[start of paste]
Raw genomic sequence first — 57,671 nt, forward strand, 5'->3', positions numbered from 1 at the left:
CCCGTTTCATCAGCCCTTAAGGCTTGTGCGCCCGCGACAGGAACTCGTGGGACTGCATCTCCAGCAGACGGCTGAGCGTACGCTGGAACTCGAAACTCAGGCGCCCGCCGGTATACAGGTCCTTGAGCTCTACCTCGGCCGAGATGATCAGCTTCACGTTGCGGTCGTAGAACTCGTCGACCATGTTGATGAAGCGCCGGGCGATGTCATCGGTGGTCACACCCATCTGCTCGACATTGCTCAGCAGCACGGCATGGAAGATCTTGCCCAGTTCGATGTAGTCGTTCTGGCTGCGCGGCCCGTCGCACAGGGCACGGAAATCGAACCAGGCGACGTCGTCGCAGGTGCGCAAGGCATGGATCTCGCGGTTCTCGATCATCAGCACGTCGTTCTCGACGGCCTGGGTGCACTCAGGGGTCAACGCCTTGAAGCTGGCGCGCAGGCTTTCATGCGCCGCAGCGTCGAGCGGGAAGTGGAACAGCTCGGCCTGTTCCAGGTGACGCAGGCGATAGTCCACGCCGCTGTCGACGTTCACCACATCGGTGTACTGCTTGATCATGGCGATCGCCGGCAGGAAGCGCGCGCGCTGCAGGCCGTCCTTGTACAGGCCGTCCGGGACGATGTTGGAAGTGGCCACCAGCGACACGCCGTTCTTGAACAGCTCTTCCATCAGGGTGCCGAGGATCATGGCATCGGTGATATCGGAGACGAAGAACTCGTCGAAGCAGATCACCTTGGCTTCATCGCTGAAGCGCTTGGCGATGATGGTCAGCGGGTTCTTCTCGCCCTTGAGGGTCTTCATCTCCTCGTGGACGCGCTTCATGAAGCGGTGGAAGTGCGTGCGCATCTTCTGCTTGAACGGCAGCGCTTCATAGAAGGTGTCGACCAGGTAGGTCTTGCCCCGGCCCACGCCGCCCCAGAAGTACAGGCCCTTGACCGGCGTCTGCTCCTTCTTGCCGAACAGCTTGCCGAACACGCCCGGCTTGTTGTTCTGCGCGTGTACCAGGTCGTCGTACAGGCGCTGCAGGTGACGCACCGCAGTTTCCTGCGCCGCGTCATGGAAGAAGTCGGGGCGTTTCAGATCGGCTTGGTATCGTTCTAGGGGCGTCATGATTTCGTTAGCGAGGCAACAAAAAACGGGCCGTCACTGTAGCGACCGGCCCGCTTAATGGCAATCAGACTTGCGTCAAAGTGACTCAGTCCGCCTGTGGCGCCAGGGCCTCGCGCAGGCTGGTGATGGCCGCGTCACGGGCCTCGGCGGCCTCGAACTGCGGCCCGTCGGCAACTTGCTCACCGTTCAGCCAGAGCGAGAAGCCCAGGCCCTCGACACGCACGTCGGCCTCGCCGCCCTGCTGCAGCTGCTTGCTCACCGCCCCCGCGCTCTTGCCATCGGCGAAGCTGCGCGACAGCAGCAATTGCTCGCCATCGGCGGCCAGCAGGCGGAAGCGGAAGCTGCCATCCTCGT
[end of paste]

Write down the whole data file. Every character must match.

Raw genomic sequence first — 57,671 nt, forward strand, 5'->3', positions numbered from 1 at the left:
CCCGTTTCATCAGCCCTTAAGGCTTGTGCGCCCGCGACAGGAACTCGTGGGACTGCATCTCCAGCAGACGGCTGAGCGTACGCTGGAACTCGAAACTCAGGCGCCCGCCGGTATACAGGTCCTTGAGCTCTACCTCGGCCGAGATGATCAGCTTCACGTTGCGGTCGTAGAACTCGTCGACCATGTTGATGAAGCGCCGGGCGATGTCATCGGTGGTCACACCCATCTGCTCGACATTGCTCAGCAGCACGGCATGGAAGATCTTGCCCAGTTCGATGTAGTCGTTCTGGCTGCGCGGCCCGTCGCACAGGGCACGGAAATCGAACCAGGCGACGTCGTCGCAGGTGCGCAAGGCATGGATCTCGCGGTTCTCGATCATCAGCACGTCGTTCTCGACGGCCTGGGTGCACTCAGGGGTCAACGCCTTGAAGCTGGCGCGCAGGCTTTCATGCGCCGCAGCGTCGAGCGGGAAGTGGAACAGCTCGGCCTGTTCCAGGTGACGCAGGCGATAGTCCACGCCGCTGTCGACGTTCACCACATCGGTGTACTGCTTGATCATGGCGATCGCCGGCAGGAAGCGCGCGCGCTGCAGGCCGTCCTTGTACAGGCCGTCCGGGACGATGTTGGAAGTGGCCACCAGCGACACGCCGTTCTTGAACAGCTCTTCCATCAGGGTGCCGAGGATCATGGCATCGGTGATATCGGAGACGAAGAACTCGTCGAAGCAGATCACCTTGGCTTCATCGCTGAAGCGCTTGGCGATGATGGTCAGCGGGTTCTTCTCGCCCTTGAGGGTCTTCATCTCCTCGTGGACGCGCTTCATGAAGCGGTGGAAGTGCGTGCGCATCTTCTGCTTGAACGGCAGCGCTTCATAGAAGGTGTCGACCAGGTAGGTCTTGCCCCGGCCCACGCCGCCCCAGAAGTACAGGCCCTTGACCGGCGTCTGCTCCTTCTTGCCGAACAGCTTGCCGAACACGCCCGGCTTGTTGTTCTGCGCGTGTACCAGGTCGTCGTACAGGCGCTGCAGGTGACGCACCGCAGTTTCCTGCGCCGCGTCATGGAAGAAGTCGGGGCGTTTCAGATCGGCTTGGTATCGTTCTAGGGGCGTCATGATTTCGTTAGCGAGGCAACAAAAAACGGGCCGTCACTGTAGCGACCGGCCCGCTTAATGGCAATCAGACTTGCGTCAAAGTGACTCAGTCCGCCTGTGGCGCCAGGGCCTCGCGCAGGCTGGTGATGGCCGCGTCACGGGCCTCGGCGGCCTCGAACTGCGGCCCGTCGGCAACTTGCTCACCGTTCAGCCAGAGCGAGAAGCCCAGGCCCTCGACACGCACGTCGGCCTCGCCGCCCTGCTGCAGCTGCTTGCTCACCGCCCCCGCGCTCTTGCCATCGGCGAAGCTGCGCGACAGCAGCAATTGCTCGCCATCGGCGGCCAGCAGGCGGAAGCGGAAGCTGCCATCCTCGT